As tech companies descended on Capitol Hill this week, the ongoing debate around antitrust continues. Startups have long lamented about the anticompetitive business practices adopted by the big 4: Apple, Amazon, Facebook and Google. If you build a business that relies on the Apple or Google app stores then you automatically know you’re going to pay a ~30% toll to access consumers. The debate has further been heightened as some startups like Classpass have been hit with this toll as they roll out virtual classes due to COVID. The founders argue that they are forgoing their normal take rate from providers (gym’s, etc) they work with during COVID so why is Apple charging them 30%. Apple is in an interesting situation, because if they make exceptions for one business, they need to make for others. They also would face potential legal battles from previous customers that did have to pay.
Drawing a parallel from the CPG or consumer products space. If you’re a brand and you want to sell at Walmart then you also pay a type of “toll” via a hit to gross margins and even possibly slotting fees to access their customers. While you can set prices, often buyers select brands that fit within their ideal price point based on research they have on their shoppers. So what do most brands try to do? They go direct-to-consumer.
And yet another parallel from the entertainment sector. Content providers (i.e. ABC, ESPN, Discovery, etc) are constantly at odds with pay TV operators (i.e. Comcast, DirectTV, etc) over carriage fees. ESPN wants more $ per subscriber and Comcast wants to pay less $ per subscriber. Who has more power here? The gatekeeper or the content provider. What ultimately happens in this situation is the pay TV operator drops the TV channel from their lineup and in-to -consumer offering.
There are anticompetitive business matters in each of these two scenarios and it’s not all that different than what is going on now with the big tech companies and mobile apps. Apple or Google don’t dictate the price of your app. They argue, just markup your cost to cover the toll if you can’t make the unit economics work.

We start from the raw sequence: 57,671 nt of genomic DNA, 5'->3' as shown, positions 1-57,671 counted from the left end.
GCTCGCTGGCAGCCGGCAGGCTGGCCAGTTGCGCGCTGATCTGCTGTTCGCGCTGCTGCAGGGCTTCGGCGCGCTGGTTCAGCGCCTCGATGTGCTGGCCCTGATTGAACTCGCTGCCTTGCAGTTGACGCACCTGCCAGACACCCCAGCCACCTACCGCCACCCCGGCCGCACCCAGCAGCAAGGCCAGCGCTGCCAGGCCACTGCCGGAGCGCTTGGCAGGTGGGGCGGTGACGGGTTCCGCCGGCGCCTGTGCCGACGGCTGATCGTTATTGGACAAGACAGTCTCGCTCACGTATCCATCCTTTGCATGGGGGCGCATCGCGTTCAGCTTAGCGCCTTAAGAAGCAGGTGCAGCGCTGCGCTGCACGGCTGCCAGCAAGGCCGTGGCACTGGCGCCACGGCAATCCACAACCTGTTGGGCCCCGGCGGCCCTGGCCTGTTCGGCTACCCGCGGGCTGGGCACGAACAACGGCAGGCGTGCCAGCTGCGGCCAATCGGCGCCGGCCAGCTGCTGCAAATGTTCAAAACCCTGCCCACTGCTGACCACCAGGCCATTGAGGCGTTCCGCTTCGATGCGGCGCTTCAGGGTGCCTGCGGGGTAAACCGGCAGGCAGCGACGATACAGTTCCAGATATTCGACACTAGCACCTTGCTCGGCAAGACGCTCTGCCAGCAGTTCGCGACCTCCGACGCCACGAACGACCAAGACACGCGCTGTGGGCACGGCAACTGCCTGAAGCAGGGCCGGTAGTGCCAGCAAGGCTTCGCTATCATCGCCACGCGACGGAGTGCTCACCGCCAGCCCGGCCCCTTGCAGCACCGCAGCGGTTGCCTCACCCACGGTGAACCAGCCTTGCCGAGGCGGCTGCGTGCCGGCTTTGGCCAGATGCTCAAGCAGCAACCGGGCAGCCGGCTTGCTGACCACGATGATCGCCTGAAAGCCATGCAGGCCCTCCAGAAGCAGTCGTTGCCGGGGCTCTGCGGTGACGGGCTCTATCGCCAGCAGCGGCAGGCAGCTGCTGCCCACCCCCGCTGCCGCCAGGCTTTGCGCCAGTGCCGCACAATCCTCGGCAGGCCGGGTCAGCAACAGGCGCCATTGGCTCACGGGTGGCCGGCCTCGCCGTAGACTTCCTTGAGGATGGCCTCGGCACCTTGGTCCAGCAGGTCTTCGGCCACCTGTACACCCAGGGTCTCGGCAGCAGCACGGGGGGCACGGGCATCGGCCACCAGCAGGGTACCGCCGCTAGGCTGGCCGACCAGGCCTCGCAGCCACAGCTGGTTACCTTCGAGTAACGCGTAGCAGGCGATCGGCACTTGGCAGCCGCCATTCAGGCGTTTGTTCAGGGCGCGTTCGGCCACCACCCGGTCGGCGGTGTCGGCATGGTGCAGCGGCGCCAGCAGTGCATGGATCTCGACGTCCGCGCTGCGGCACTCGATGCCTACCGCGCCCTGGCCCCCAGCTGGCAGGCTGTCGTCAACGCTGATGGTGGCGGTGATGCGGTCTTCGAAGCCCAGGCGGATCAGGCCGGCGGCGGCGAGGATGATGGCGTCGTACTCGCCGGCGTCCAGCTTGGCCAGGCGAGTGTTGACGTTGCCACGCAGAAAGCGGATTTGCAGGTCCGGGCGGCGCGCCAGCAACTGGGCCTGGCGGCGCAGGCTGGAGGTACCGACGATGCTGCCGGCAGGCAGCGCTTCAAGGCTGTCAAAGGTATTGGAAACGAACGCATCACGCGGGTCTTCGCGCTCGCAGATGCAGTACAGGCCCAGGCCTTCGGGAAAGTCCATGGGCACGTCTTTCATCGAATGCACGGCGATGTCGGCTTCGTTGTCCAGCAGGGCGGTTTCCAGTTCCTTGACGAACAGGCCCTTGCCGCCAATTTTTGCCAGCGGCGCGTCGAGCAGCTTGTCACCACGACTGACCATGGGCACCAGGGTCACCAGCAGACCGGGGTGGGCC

Privately held Epic Games is upping the battle further against Apple and Google after the two app stores removed Fortnite from their respective platforms. But because Epic has a massive business licensing their 3D technology (called the Unreal Engine) to many other game makers they also, by default, would be removed from the app stores further hurting entrepreneurs who aren’t directly connected to this battle.
As Fred Wilson of USV says, politicians should be focused on “opening up not breaking up the tech companies.” The tech companies have a tremendous amount of power, and breaking them up might not solve a lot of the fundamental issues. Essentially, they will just slowly come back together and we’ll end up back with walled garden ecosystems. The app stores should open up to allow browsers to have the same access as native mobile apps.
In the meantime if you’re building a business that relies on the app stores today, I don’t see a world in which you can avoid paying the toll. Look at it as CAC and part of doing business and know that as you grow awareness you then create an omnichannel strategy by circumventing them. And lastly, continue to think about additional value offerings (i.e. gift with purchase, etc) that you can offer those customers who transact outside of the app stores.